Future Leadership Offices

Designed to be transparent, accessible, and versatile

by Haworth, Inc.

Picture a corporate leader’s office. Does an image of a corner room come to mind? One that is spacious with a huge desk, a few chairs, and an impressive view?

As rising real estate costs are shrinking workspaces, there has been a push to make leadership spaces less status-driven and more productive.

“Leaders are telling us that it’s more about functionality and what the needs are.”

—Jackie Neerken, Senior Workplace Design Consultant, Haworth

Conveying Openness

To see the future of leadership offices, you need only walk through Haworth world headquarters in Holland, Michigan. A working showroom, our space illustrates this shift in thinking about executive suites. Instead of status and hierarchy, leaders’ offices convey openness and collaboration.

Members, our term for employees, can borrow Chairman Matthew Haworth’s or Chairman Emeritus Dick Haworth’s offices for meetings when the two are away. “We really do encourage people to think of them as small conference rooms, especially because Dick is here only three days a week and Matthew is frequently traveling. It makes sense,” says Virginia Conklin, Executive Administrative Assistant to Dick and Matthew.

Another unusual element about the executive offices at Haworth are the glass walls. Their purpose is twofold: draw in natural light and reflect the company’s commitment to transparency and accessibility between management and staff.

Ensuring Privacy and Focus

In open-office designs, sharing space is embraced for its benefits in collaboration and communication. However, closed environments are required for certain tasks. “Visual privacy is still important,” explains Neerken. “People don’t want to feel like they are in a fishbowl.” Measures should be taken to ensure needed privacy and focus.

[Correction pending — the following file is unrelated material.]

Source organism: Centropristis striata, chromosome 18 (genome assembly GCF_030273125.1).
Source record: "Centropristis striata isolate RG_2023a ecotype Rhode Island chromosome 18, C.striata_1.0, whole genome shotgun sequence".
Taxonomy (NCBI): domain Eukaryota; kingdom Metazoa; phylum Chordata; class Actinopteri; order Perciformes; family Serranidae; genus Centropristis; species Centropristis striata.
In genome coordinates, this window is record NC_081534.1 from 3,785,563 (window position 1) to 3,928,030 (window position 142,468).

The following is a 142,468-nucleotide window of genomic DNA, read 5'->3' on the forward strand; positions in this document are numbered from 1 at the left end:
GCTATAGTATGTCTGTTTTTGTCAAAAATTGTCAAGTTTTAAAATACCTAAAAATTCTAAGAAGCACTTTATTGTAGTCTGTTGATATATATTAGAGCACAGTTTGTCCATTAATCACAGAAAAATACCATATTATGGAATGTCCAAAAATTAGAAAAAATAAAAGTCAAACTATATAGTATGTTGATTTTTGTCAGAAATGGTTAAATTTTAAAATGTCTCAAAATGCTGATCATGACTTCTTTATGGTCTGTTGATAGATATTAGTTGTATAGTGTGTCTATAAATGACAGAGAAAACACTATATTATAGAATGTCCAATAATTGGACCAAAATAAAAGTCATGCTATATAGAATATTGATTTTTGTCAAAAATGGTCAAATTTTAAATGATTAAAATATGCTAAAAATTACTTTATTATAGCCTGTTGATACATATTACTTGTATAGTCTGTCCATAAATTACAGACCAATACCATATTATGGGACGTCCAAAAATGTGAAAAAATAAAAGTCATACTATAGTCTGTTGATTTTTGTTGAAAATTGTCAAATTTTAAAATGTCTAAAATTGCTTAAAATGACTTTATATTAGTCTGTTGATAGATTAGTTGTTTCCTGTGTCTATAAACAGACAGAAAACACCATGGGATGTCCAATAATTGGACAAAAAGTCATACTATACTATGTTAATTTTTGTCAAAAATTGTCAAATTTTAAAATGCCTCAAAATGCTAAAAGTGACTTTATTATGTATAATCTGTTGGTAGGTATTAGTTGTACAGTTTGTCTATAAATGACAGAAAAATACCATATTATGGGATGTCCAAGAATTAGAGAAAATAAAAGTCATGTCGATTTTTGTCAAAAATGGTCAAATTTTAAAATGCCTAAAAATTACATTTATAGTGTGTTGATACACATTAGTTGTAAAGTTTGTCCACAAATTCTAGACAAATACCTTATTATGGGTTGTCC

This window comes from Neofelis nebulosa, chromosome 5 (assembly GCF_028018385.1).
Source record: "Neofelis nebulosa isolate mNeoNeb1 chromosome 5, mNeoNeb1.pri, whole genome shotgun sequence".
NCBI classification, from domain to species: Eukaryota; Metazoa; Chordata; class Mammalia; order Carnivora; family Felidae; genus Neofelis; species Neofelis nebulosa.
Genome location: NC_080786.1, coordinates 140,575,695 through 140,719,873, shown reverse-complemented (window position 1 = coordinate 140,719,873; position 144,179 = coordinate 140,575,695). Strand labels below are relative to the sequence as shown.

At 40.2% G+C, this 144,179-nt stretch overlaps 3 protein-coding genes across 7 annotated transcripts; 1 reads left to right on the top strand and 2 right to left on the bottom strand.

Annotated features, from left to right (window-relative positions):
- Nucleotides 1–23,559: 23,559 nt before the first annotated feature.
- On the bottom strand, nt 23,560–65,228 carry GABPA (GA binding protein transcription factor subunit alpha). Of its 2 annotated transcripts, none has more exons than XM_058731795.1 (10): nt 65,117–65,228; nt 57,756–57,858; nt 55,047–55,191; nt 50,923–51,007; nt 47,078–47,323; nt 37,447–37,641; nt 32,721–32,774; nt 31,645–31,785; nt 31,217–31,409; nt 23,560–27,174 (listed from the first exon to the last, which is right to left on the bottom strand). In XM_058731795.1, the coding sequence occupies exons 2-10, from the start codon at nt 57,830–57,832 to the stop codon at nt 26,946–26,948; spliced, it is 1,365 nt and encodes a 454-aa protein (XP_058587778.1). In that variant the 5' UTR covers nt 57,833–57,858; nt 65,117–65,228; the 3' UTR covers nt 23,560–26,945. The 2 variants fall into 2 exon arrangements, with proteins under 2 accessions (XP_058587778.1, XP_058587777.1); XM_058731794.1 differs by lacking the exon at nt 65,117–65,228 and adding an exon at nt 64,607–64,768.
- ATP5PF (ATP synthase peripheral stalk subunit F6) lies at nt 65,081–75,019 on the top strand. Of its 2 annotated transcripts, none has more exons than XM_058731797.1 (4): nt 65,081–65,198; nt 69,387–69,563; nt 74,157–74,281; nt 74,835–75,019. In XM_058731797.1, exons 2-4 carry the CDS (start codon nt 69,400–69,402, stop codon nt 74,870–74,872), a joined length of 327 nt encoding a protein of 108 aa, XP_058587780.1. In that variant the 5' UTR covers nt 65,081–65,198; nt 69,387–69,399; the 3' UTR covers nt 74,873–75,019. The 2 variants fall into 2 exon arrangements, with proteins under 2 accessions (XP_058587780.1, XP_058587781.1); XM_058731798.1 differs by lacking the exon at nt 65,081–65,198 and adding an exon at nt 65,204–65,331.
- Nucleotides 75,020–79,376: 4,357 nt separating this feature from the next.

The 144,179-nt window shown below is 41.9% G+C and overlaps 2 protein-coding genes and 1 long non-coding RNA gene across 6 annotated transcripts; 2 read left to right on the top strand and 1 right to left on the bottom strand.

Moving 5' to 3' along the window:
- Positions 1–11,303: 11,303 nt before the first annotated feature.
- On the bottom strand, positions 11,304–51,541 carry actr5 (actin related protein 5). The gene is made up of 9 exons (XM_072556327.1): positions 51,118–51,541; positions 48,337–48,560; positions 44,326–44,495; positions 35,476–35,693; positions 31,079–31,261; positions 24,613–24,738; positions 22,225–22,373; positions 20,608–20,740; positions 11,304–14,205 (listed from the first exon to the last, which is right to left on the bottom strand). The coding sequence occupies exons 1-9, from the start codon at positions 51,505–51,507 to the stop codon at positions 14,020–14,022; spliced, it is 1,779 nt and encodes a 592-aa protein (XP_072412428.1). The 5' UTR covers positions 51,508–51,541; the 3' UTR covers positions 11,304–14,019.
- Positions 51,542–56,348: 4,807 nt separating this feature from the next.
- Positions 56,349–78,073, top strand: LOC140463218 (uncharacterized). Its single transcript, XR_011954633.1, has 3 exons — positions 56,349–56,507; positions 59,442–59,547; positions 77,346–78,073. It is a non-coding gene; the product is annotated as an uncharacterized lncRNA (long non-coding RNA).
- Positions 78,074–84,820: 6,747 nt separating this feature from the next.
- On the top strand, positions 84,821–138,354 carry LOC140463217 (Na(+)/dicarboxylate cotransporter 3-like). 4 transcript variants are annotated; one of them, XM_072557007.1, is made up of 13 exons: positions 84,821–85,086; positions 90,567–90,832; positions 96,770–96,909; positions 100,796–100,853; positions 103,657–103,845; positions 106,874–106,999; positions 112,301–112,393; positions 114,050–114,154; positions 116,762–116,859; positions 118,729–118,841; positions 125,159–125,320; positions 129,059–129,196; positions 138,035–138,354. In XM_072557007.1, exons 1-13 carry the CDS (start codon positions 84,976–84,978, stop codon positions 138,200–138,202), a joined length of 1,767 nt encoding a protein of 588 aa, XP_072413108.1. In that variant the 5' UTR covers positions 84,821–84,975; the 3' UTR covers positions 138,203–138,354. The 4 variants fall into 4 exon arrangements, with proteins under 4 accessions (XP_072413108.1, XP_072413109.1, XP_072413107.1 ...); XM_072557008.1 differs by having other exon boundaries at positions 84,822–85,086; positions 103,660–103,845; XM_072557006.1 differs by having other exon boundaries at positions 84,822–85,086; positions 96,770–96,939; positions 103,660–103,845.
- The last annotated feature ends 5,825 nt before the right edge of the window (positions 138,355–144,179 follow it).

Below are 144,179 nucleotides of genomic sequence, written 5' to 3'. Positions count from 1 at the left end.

Glass walls in our leaders’ offices at Haworth are double-paned for confidentiality. When the door closes, very little sound escapes from inside. The auditory privacy feature often gets tested when client groups come through on tours. One of three glass walls enclosing Matthew’s office is frosted because it faces a hallway. This way, when people walk down the corridor, they aren’t a visual distraction to anyone working inside—whether it be Matthew himself or the members temporarily using his office.

Supportive Tools and Flexibility

In Matthew’s office, there are two distinct work areas. One is a desk surrounded by three Poltrona Frau Downtown chairs for task-focused work, while the other is a trio of Poltrona Frau Archibald lounge chairs, creating a setting for conversation. If there are more than three people, chairs from both arrangements can be pulled in to provide additional seating. The space also features Bluescape technology and large-scale, high-definition, multi-touch screens, which make it conducive to group brainstorming or planning sessions.


Leaders’ Values

Those who come into the executive spaces at Haworth get a sense of our company’s leaders and their values. Dick’s office, for example, is accented with his awards, family photos, and collectibles. On the wall across from his desk is a painting by his daughter titled “Prayer at Sunrise.” These personal touches create a feeling of warmth and human connection.

Guests can (and often do) leave messages on Dick’s desk, which—like the office walls—is made of glass. “When he came in yesterday, there were seven notes handwritten on his worksurface,” says Conklin. “He always enjoys reading them.”

See more ways the leadership offices at Haworth address the changing nature of work.


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